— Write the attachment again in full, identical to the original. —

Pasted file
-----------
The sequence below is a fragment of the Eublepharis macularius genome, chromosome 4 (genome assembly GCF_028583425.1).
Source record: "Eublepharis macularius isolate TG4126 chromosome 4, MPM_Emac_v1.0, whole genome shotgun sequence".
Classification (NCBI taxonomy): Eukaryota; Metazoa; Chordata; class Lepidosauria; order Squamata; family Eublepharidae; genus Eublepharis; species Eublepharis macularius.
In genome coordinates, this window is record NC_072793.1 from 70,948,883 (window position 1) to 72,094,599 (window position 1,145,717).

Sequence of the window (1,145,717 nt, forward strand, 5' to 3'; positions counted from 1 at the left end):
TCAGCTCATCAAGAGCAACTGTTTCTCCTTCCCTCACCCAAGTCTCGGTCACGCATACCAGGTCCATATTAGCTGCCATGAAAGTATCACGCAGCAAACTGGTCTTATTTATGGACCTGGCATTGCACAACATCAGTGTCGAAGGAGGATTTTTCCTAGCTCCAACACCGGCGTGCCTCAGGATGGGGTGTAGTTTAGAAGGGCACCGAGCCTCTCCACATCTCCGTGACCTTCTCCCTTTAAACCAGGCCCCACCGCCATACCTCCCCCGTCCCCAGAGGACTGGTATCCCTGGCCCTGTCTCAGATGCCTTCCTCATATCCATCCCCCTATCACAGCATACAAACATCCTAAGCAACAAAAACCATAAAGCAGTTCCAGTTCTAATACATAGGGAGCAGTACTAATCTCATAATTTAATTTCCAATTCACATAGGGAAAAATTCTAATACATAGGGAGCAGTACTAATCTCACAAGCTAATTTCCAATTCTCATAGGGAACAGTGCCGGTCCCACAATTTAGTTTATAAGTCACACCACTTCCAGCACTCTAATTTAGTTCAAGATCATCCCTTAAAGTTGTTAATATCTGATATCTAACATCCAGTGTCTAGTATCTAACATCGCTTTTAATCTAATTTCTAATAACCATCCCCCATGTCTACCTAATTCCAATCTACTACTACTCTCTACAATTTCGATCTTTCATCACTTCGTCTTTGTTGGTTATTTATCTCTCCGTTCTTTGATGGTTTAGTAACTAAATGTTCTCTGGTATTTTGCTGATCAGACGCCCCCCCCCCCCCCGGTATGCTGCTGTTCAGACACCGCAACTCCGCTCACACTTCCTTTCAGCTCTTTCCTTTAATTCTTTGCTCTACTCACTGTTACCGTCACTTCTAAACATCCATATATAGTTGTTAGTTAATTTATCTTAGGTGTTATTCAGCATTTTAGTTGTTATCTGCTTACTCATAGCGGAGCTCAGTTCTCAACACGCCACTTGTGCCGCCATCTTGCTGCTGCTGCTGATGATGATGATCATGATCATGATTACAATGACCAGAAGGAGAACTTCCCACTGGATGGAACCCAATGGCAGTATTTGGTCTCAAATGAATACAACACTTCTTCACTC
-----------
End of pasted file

The sequence below is a fragment of the Eublepharis macularius genome, chromosome 4 (genome assembly GCF_028583425.1).
Source record: "Eublepharis macularius isolate TG4126 chromosome 4, MPM_Emac_v1.0, whole genome shotgun sequence".
Classification (NCBI taxonomy): Eukaryota; Metazoa; Chordata; class Lepidosauria; order Squamata; family Eublepharidae; genus Eublepharis; species Eublepharis macularius.
In genome coordinates, this window is record NC_072793.1 from 70,948,883 (window position 1) to 72,094,599 (window position 1,145,717).

Sequence of the window (1,145,717 nt, forward strand, 5' to 3'; positions counted from 1 at the left end):
TCAGCTCATCAAGAGCAACTGTTTCTCCTTCCCTCACCCAAGTCTCGGTCACGCATACCAGGTCCATATTAGCTGCCATGAAAGTATCACGCAGCAAACTGGTCTTATTTATGGACCTGGCATTGCACAACATCAGTGTCGAAGGAGGATTTTTCCTAGCTCCAACACCGGCGTGCCTCAGGATGGGGTGTAGTTTAGAAGGGCACCGAGCCTCTCCACATCTCCGTGACCTTCTCCCTTTAAACCAGGCCCCACCGCCATACCTCCCCCGTCCCCAGAGGACTGGTATCCCTGGCCCTGTCTCAGATGCCTTCCTCATATCCATCCCCCTATCACAGCATACAAACATCCTAAGCAACAAAAACCATAAAGCAGTTCCAGTTCTAATACATAGGGAGCAGTACTAATCTCATAATTTAATTTCCAATTCACATAGGGAAAAATTCTAATACATAGGGAGCAGTACTAATCTCACAAGCTAATTTCCAATTCTCATAGGGAACAGTGCCGGTCCCACAATTTAGTTTATAAGTCACACCACTTCCAGCACTCTAATTTAGTTCAAGATCATCCCTTAAAGTTGTTAATATCTGATATCTAACATCCAGTGTCTAGTATCTAACATCGCTTTTAATCTAATTTCTAATAACCATCCCCCATGTCTACCTAATTCCAATCTACTACTACTCTCTACAATTTCGATCTTTCATCACTTCGTCTTTGTTGGTTATTTATCTCTCCGTTCTTTGATGGTTTAGTAACTAAATGTTCTCTGGTATTTTGCTGATCAGACGCCCCCCCCCCCCCCGGTATGCTGCTGTTCAGACACCGCAACTCCGCTCACACTTCCTTTCAGCTCTTTCCTTTAATTCTTTGCTCTACTCACTGTTACCGTCACTTCTAAACATCCATATATAGTTGTTAGTTAATTTATCTTAGGTGTTATTCAGCATTTTAGTTGTTATCTGCTTACTCATAGCGGAGCTCAGTTCTCAACACGCCACTTGTGCCGCCATCTTGCTGCTGCTGCTGATGATGATGATCATGATCATGATTACAATGACCAGAAGGAGAACTTCCCACTGGATGGAACCCAATGGCAGTATTTGGTCTCAAATGAATACAACACTTCTTCACTC